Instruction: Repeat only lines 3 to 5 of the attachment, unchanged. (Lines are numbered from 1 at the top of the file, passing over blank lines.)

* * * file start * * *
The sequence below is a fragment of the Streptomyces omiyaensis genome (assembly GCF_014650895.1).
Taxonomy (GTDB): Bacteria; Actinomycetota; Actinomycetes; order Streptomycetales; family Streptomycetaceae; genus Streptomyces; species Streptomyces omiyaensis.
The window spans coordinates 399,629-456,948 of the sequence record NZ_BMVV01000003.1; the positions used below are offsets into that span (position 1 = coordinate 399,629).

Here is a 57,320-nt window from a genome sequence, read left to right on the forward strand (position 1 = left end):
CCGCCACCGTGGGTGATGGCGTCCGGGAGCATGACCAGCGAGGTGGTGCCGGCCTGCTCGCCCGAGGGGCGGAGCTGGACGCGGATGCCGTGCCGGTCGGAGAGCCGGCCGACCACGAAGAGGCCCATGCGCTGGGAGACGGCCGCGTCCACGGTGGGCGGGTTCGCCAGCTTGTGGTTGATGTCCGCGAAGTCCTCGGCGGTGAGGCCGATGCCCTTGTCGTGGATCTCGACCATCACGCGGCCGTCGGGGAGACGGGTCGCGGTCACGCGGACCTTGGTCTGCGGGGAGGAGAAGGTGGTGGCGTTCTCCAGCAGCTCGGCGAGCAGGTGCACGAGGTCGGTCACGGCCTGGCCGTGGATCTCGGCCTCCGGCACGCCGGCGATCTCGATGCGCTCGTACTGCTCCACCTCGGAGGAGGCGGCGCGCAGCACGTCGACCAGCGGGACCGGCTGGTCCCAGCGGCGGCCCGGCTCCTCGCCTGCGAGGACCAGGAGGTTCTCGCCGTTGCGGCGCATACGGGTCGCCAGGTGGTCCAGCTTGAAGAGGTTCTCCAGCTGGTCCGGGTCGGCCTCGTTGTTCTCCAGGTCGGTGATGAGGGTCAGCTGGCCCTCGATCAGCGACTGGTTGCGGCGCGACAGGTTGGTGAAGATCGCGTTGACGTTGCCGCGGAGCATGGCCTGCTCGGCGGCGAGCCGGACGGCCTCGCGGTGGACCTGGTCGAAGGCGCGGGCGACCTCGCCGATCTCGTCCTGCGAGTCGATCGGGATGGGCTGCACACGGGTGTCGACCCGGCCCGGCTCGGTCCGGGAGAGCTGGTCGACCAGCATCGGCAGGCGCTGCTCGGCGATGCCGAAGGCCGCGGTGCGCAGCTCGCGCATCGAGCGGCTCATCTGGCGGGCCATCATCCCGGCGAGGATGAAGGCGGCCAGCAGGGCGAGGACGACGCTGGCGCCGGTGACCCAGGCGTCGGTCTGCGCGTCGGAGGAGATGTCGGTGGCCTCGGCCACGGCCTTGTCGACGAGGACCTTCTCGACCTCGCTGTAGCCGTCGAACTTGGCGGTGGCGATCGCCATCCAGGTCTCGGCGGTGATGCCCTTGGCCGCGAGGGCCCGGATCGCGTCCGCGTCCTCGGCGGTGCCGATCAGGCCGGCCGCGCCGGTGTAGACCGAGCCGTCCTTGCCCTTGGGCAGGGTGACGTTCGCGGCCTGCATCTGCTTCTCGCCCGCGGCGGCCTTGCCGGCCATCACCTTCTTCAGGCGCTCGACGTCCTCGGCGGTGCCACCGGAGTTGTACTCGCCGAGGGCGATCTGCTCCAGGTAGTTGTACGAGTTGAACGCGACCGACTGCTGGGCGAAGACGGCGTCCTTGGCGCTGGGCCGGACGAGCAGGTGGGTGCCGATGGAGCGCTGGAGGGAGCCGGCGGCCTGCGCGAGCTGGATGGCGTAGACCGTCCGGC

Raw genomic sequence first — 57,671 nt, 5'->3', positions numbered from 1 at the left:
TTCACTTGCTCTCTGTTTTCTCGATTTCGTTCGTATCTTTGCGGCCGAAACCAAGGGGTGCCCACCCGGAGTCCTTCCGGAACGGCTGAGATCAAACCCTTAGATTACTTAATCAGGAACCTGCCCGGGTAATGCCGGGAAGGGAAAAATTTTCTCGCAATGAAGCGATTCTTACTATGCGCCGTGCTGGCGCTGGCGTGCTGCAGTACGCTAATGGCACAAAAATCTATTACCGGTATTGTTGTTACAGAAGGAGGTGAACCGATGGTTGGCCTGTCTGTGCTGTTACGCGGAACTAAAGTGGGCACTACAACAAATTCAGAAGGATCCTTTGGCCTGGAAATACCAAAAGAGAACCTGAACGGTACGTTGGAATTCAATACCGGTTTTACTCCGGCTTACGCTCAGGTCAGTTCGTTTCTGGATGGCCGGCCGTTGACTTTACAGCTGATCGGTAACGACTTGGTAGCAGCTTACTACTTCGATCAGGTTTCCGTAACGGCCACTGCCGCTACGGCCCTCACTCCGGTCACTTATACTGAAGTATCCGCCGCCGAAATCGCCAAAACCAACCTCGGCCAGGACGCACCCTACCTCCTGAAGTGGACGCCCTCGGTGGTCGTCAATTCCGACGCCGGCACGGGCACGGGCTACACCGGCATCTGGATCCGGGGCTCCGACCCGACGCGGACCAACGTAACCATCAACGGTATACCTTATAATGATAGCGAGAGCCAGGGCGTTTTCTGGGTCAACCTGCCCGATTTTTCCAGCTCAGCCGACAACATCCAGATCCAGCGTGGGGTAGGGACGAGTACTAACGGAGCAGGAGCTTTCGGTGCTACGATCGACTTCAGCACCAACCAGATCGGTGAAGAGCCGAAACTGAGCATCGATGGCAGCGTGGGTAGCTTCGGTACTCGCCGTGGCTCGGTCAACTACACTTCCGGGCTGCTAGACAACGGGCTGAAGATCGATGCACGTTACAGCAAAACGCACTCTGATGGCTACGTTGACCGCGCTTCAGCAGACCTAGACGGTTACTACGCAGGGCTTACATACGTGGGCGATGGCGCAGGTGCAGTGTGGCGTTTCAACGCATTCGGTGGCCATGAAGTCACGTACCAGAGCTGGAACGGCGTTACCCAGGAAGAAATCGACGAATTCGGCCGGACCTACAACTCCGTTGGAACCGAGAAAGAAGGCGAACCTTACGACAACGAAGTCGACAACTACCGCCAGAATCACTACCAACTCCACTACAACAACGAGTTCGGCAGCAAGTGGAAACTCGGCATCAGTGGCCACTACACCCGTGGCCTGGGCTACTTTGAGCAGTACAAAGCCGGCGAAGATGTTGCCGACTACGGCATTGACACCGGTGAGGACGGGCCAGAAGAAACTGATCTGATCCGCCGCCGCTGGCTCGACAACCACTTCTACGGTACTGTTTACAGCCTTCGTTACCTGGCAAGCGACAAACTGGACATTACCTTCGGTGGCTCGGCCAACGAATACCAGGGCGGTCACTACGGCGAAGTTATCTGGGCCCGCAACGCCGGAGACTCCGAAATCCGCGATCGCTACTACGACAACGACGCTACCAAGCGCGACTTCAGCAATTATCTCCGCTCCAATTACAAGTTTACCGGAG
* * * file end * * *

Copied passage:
The window spans coordinates 399,629-456,948 of the sequence record NZ_BMVV01000003.1; the positions used below are offsets into that span (position 1 = coordinate 399,629).

Here is a 57,320-nt window from a genome sequence, read left to right on the forward strand (position 1 = left end):
CCGCCACCGTGGGTGATGGCGTCCGGGAGCATGACCAGCGAGGTGGTGCCGGCCTGCTCGCCCGAGGGGCGGAGCTGGACGCGGATGCCGTGCCGGTCGGAGAGCCGGCCGACCACGAAGAGGCCCATGCGCTGGGAGACGGCCGCGTCCACGGTGGGCGGGTTCGCCAGCTTGTGGTTGATGTCCGCGAAGTCCTCGGCGGTGAGGCCGATGCCCTTGTCGTGGATCTCGACCATCACGCGGCCGTCGGGGAGACGGGTCGCGGTCACGCGGACCTTGGTCTGCGGGGAGGAGAAGGTGGTGGCGTTCTCCAGCAGCTCGGCGAGCAGGTGCACGAGGTCGGTCACGGCCTGGCCGTGGATCTCGGCCTCCGGCACGCCGGCGATCTCGATGCGCTCGTACTGCTCCACCTCGGAGGAGGCGGCGCGCAGCACGTCGACCAGCGGGACCGGCTGGTCCCAGCGGCGGCCCGGCTCCTCGCCTGCGAGGACCAGGAGGTTCTCGCCGTTGCGGCGCATACGGGTCGCCAGGTGGTCCAGCTTGAAGAGGTTCTCCAGCTGGTCCGGGTCGGCCTCGTTGTTCTCCAGGTCGGTGATGAGGGTCAGCTGGCCCTCGATCAGCGACTGGTTGCGGCGCGACAGGTTGGTGAAGATCGCGTTGACGTTGCCGCGGAGCATGGCCTGCTCGGCGGCGAGCCGGACGGCCTCGCGGTGGACCTGGTCGAAGGCGCGGGCGACCTCGCCGATCTCGTCCTGCGAGTCGATCGGGATGGGCTGCACACGGGTGTCGACCCGGCCCGGCTCGGTCCGGGAGAGCTGGTCGACCAGCATCGGCAGGCGCTGCTCGGCGATGCCGAAGGCCGCGGTGCGCAGCTCGCGCATCGAGCGGCTCATCTGGCGGGCCATCATCCCGGCGAGGATGAAGGCGGCCAGCAGGGCGAGGACGACGCTGGCGCCGGTGACCCAGGCGTCGGTCTGCGCGTCGGAGGAGATGTCGGTGGCCTCGGCCACGGCCTTGTCGACGAGGACCTTCTCGACCTCGCTGTAGCCGTCGAACTTGGCGGTGGCGATCGCCATCCAGGTCTCGGCGGTGATGCCCTTGGCCGCGAGGGCCCGGATCGCGTCCGCGTCCTCGGCGGTGCCGATCAGGCCGGCCGCGCCGGTGTAGACCGAGCCGTCCTTGCCCTTGGGCAGGGTGACGTTCGCGGCCTGCATCTGCTTCTCGCCCGCGGCGGCCTTGCCGGCCATCACCTTCTTCAGGCGCTCGACGTCCTCGGCGGTGCCACCGGAGTTGTACTCGCCGAGGGCGATCTGCTCCAGGTAGTTGTACGAGTTGAACGCGACCGACTGCTGGGCGAAGACGGCGTCCTTGGCGCTGGGCCGGACGAGCAGGTGGGTGCCGATGGAGCGCTGGAGGGAGCCGGCGGCCTGCGCGAGCTGGATGGCGTAGACCGTCCGGC